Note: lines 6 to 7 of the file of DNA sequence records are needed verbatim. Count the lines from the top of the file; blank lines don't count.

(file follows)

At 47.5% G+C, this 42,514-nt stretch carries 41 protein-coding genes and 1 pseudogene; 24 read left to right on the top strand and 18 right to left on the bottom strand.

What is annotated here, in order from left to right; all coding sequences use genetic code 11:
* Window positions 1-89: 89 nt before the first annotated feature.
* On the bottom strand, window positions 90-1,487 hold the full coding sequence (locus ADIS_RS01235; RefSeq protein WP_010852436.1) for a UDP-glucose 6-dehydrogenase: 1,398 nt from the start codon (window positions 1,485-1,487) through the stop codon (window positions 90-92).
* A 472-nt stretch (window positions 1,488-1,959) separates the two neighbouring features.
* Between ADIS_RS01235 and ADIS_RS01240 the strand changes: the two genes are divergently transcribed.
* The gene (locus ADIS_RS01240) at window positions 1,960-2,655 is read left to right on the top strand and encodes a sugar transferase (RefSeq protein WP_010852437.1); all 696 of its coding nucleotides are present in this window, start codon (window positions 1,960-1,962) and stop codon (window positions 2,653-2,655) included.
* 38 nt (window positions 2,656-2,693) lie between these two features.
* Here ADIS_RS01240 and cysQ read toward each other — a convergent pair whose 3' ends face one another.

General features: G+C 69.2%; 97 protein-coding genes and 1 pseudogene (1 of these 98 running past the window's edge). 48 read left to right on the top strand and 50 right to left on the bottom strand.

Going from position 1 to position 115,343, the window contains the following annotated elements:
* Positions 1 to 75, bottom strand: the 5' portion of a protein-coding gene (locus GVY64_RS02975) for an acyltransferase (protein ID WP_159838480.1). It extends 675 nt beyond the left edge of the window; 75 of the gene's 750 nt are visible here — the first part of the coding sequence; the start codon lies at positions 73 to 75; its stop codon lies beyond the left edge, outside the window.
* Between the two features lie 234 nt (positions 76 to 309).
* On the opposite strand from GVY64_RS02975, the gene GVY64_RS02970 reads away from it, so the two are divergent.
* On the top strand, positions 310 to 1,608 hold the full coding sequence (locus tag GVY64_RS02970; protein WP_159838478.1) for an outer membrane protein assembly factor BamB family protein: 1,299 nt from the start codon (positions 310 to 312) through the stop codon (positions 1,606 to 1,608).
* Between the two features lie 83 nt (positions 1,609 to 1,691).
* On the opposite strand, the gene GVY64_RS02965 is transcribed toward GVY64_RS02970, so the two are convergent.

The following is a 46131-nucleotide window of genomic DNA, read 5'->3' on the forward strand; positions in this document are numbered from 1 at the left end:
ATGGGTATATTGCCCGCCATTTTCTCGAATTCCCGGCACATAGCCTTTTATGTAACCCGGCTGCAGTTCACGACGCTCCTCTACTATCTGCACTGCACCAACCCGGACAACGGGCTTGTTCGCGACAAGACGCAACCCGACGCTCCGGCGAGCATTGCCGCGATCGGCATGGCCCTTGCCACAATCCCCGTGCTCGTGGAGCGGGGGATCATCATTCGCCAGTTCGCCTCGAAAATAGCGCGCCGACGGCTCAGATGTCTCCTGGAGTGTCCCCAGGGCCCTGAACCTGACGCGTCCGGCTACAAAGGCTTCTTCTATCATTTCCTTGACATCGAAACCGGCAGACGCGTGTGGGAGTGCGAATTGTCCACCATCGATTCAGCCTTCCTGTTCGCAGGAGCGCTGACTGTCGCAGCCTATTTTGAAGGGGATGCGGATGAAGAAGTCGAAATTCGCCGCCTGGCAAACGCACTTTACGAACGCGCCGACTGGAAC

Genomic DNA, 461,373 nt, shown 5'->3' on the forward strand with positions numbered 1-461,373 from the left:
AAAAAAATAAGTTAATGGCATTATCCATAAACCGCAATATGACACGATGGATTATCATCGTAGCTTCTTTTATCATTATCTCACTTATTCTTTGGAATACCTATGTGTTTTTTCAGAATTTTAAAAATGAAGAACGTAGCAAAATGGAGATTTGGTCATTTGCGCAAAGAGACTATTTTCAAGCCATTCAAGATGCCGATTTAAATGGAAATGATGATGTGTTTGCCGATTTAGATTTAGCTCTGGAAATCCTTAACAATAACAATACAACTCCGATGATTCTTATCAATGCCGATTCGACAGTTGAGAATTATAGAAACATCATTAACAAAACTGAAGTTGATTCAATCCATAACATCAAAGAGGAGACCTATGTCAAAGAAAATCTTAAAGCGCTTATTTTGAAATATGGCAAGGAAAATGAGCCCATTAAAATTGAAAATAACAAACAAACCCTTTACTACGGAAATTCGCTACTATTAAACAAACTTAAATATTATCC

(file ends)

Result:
* Between ADIS_RS01235 and ADIS_RS01240 the strand changes: the two genes are divergently transcribed.
* The gene (locus ADIS_RS01240) at window positions 1,960-2,655 is read left to right on the top strand and encodes a sugar transferase (RefSeq protein WP_010852437.1); all 696 of its coding nucleotides are present in this window, start codon (window positions 1,960-1,962) and stop codon (window positions 2,653-2,655) included.